In religious terms this process could be compared with sanctification. These four stages of human development can serve as a spiritual model explaining the development of the individual in mortality and also the purification of the individual as she or he makes the cosmic journey of existence from an intelligence to a resurrected and glorified [p.78]being. In addition it can serve as a model for stages of cultural development.

Adapting this model to an eternal time line, we connect the first or pre-natal stage with our existence as intelligences, the formative period of our development about which we have the least knowledge. Though most Mormon theologians have emphasized the independent nature of intelligence, the actual statements we have on the subject focus on the uncreated nature of intelligence rather than on its complete separateness from God. Joseph Smith’s curious statement that our minds or intelligences were “coequal with God himself” (WJS, 359) suggests that as intelligences we may have been connected in some way with our divine parents. This is similar to the undifferentiated wholeness of the Jungian model. Doctrine and Covenants 93:23 states that we “were also in the beginning with the Father; that which is Spirit, even the Spirit of truth.” And in the 29 August 1857 edition of The Mormon, editor John Taylor suggested that we were once somehow part of the mind of God, “struck from the fire of his eternal blaze, and brought forth in the midst of eternal burnings” (Andrus 1968, 179).

The matriarchal or second stage we connect with the period prior to mortality. Though we have some popular notions of this stage derived from Mormon folklore and speculation, we actually know little about it. For our model the significance of this stage is its domination by the Great Mother figure. In the LDS tradition we most often associate God the Mother with the “pre-existence.” In the hymn, “O My Father,” Eliza R. Snow implies that her knowledge about the Heavenly Mother is intuited from the forgotten experience of a pre-natal world. Mormon writer Hugh Nibley points out in his discussion of the early Christian poem, “The Pearl,” that it is the queen or mother, who is the first and last to embrace the departing hero as he leaves his heavenly home and begins his sojourn in the fallen world (1975, 272).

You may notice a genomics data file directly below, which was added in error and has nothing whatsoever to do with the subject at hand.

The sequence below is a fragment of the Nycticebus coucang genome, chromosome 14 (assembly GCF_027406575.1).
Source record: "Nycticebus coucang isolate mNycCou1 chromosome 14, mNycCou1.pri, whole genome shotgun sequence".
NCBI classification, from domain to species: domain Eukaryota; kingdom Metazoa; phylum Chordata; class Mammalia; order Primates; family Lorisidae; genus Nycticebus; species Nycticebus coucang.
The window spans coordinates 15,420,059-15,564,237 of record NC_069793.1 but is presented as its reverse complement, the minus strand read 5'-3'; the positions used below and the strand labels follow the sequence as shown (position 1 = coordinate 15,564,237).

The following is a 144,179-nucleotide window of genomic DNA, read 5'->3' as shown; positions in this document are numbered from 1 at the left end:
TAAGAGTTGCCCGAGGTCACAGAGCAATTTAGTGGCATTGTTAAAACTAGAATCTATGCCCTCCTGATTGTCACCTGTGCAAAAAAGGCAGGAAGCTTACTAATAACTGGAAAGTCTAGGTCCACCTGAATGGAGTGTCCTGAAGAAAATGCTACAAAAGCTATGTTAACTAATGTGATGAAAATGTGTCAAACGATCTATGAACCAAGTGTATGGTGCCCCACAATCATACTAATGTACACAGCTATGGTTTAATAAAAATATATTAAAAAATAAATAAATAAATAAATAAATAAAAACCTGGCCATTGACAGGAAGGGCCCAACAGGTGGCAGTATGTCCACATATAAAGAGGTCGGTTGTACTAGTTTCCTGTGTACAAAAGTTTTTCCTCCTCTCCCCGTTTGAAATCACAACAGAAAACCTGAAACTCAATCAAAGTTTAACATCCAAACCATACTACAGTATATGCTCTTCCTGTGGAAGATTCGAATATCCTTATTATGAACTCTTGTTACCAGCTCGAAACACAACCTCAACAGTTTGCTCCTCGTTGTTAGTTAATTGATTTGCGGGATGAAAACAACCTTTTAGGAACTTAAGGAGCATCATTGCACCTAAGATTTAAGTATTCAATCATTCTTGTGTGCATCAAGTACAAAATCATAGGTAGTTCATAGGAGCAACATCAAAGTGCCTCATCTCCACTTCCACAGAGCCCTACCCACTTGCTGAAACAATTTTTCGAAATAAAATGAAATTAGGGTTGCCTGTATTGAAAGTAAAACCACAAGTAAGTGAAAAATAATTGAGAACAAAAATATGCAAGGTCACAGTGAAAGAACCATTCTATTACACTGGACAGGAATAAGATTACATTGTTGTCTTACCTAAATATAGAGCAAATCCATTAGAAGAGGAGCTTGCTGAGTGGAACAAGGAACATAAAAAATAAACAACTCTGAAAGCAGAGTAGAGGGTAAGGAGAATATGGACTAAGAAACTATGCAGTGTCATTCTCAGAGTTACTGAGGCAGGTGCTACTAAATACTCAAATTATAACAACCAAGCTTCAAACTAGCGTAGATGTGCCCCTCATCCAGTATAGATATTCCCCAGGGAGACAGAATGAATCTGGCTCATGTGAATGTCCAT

But is there any corroborative evidence that this stage was connected with a Great Goddess? If so who was she? What was her function and relation to us? And why was she superceded by the Father God? Scholars in the fields of religion, mythology, and archaeology currently debate whether there actually ever was a period of history or pre-history in which the Great Goddess was generally worshipped to the exclusion of a male deity. Some archaeological evidence in the form of cave drawings, goddess figures, and structures built in the shape of the goddess or her life-giving womb seems to support the notion that in prehistoric times a goddess was looked to as the source of all life and [p.79]the obvious object of worship (Neumann 1955; Stone; Dames; Gimbutas; Thompson 1981). However, lack of written documents renders all such conclusions speculative.

To the archaeological evidence may be added the evidence found in ancient mythologies. Though the mythologies from the Near-Eastern world depict pantheons of gods in which a male deity is almost always supreme, the goddesses are still independent and powerful, often vying with the gods for power. In fact most creation stories from these cultures depict a strong theme of matriarchal-patriarchal struggles. Writes one scholar, “It is as though the writers [of the creation myths] believed that civilization could not begin or be sustained until the Feminine, as a dominant religious power, had been mastered and domesticated” (Phillips, 4). For example, in the Mesopotamian creation story, Enuma elish, the warrior-god Marduk first must kill “Tiamat the dragon-mother of all creation,” and then “he creates the world by splitting her carcass into earth and sky; she herself becomes the primordial matter of the universe” (ibid., 5). The Greek poet Hesiod records a similar struggle in his version of the creation story, the Theogony, which reads almost like an anti-feminist tract. This misogynist view, which continued throughout the Hellenic civilization, profoundly affected the early Christian church and hence views of women throughout the Christian epoch (ibid. 1973, 77-94).